It is obvious that Guitar Hero: World Tour took its cues from Rock Band. While the artistry in World Tour is very Guitar Hero, the gig selection feels (functionally) very similar to Rock Band, with available gigs being posted on the wall, and completion of one gig leading to other gigs becoming available. However, being later to market means that you can learn from others' mistakes and perfect things before you release yours. The World Tour instruments are an excellent example of this. Great attention to detail was put into the creation of the instruments, from the quiet drum pads to the much more comfortable bass pedal, to the included cymbals... and that's just the drums. The wireless guitars are comfortable, look really nice and feature a section in the center of the neck that feels (and works) much like a glide-point mousing device for laptops, allowing for more analog control over sounds in the studio as well as during solos.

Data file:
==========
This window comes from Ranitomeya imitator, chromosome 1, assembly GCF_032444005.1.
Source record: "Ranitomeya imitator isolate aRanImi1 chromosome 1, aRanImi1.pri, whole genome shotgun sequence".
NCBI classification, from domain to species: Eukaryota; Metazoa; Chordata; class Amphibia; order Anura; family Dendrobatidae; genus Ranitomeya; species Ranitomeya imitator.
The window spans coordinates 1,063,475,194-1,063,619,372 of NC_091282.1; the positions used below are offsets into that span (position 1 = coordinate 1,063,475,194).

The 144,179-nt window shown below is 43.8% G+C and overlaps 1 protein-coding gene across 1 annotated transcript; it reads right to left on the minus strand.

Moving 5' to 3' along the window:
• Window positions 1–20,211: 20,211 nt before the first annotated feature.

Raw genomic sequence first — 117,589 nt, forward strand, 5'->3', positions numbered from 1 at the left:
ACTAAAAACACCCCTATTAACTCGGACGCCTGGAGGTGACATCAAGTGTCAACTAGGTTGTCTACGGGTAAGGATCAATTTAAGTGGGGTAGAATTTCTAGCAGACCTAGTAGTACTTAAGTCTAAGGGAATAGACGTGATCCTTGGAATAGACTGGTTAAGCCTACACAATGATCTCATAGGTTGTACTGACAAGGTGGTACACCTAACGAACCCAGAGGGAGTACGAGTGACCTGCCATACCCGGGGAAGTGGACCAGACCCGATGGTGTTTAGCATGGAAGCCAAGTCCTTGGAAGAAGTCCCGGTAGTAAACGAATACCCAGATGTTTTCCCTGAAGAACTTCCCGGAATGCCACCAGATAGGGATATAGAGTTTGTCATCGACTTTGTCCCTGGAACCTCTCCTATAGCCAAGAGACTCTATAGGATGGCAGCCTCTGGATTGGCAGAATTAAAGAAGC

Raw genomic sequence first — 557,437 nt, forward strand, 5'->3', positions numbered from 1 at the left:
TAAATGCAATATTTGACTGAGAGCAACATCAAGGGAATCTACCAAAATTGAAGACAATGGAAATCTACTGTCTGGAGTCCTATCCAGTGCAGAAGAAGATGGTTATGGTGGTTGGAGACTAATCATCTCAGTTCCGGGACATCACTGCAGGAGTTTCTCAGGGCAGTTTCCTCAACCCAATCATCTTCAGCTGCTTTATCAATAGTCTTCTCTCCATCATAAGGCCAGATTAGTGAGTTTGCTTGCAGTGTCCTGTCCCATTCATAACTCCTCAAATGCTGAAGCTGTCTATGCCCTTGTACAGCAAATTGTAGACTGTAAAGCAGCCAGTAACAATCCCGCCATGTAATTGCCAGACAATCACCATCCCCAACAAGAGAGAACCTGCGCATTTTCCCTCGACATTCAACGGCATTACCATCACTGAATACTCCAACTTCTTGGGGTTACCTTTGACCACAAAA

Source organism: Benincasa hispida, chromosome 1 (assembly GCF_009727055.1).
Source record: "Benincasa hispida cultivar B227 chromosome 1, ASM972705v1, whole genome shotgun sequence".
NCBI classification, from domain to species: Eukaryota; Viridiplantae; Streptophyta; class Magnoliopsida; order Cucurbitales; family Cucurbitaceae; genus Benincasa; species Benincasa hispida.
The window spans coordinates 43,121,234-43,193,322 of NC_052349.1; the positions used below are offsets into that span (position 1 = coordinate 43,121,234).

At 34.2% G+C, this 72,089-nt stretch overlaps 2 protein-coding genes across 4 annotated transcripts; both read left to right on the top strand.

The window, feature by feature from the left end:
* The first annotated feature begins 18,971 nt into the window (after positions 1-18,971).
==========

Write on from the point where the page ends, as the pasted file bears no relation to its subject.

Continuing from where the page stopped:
If you're a tweaker, you might get lost for hours in the Character Creation and Music Studio modes. There are a lot of customizations to choose from and a lot of interesting things you can do when making songs - although it might take a while to make your song sound exactly the way you want it to.

When it comes right down to it, though, in a party situation, you're most likely going to want to be able to just jump in and play. That's what Quick Play mode is all about. You can create a set of up to six songs, choosing from songs that shipped with the game, downloadable content and player-submitted songs that you've downloaded.

Guitar Hero: World Tour has varying levels of difficulty, from easy to expert. Novice gamers can select easier difficulty levels to reduce the complexity of their part, while veterans can play more realistic and complex parts by selecting a higher difficulty.